Worldwide foreign exchange trading has surged by nearly half in the past three years, according to a survey by the Bank for International Settlements.

April's daily average was $1.2 trillion, 45% more than in April 1992.

The BIS report covers 26 countries and 2,414 financial institutions.

According to the study, foreign exchange trading remains dominated by a handful of large players, mostly banks. In the United States, 20 banks, mostly money-centers and superregionals, account for 70% of the trading.

The survey looked at two types of trading: forward transactions, which involve futures on foreign currencies; and spot contracts, which cover immediate delivery.

BIS officials said they were reassured by the greater growth in forward transactions, which are conducted by relatively sophisticated players for risk management purposes.

Spot contracts increased 30%, to $520 billion a day, while forwards and swaps increased 60%, to $670 billion.

"We feel this is an indication that more trading is being driven by sophisticated liquidity and hedging management rather than speculative positions being taken to any great extent," said one official.

Big trading institutions increased their market share in the United States and other countries. In the U.S., the 10 most active banks increased their share to 47%, from 41%, while the top 20 increased their share to 70%, from 60%.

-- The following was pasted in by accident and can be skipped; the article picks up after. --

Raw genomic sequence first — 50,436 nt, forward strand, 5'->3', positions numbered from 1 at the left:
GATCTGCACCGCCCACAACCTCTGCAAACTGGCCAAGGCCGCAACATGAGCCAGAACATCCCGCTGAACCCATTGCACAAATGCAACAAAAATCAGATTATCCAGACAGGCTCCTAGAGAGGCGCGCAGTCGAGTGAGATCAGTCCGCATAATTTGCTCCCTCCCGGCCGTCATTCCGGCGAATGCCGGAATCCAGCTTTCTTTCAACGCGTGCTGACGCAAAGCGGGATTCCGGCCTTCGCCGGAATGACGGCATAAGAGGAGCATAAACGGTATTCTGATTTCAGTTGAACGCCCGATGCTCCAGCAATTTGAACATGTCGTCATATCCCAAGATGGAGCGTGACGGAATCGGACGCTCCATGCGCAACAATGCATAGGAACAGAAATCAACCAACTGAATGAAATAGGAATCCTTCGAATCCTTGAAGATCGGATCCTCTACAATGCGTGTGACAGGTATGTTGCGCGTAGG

London retained its position as the preeminent foreign exchange market, accounting for nearly one-third of worldwide turnover and far outranking New York and Tokyo in volume.

Average daily trading in London stood at $464 billion, up 60% over 1992 and nearly twice the $244 billion reported in the United States. U.S. trading volume rose 46% while the Japanese market increased 34%.

For the first time, the BIS expanded its survey to include derivatives market activity.

As of March 1995, the notional value of outstanding interest rate and currency-related derivatives contracts on the over-the-counter market totaled $47.5 trillion. Sixty-one percent of the contracts were interest rate based, and 37% were foreign-exchange related. The balance comprised equities and commodities-related derivatives contracts.

Net market value of the contracts was estimated at slightly over $2.2 trillion.

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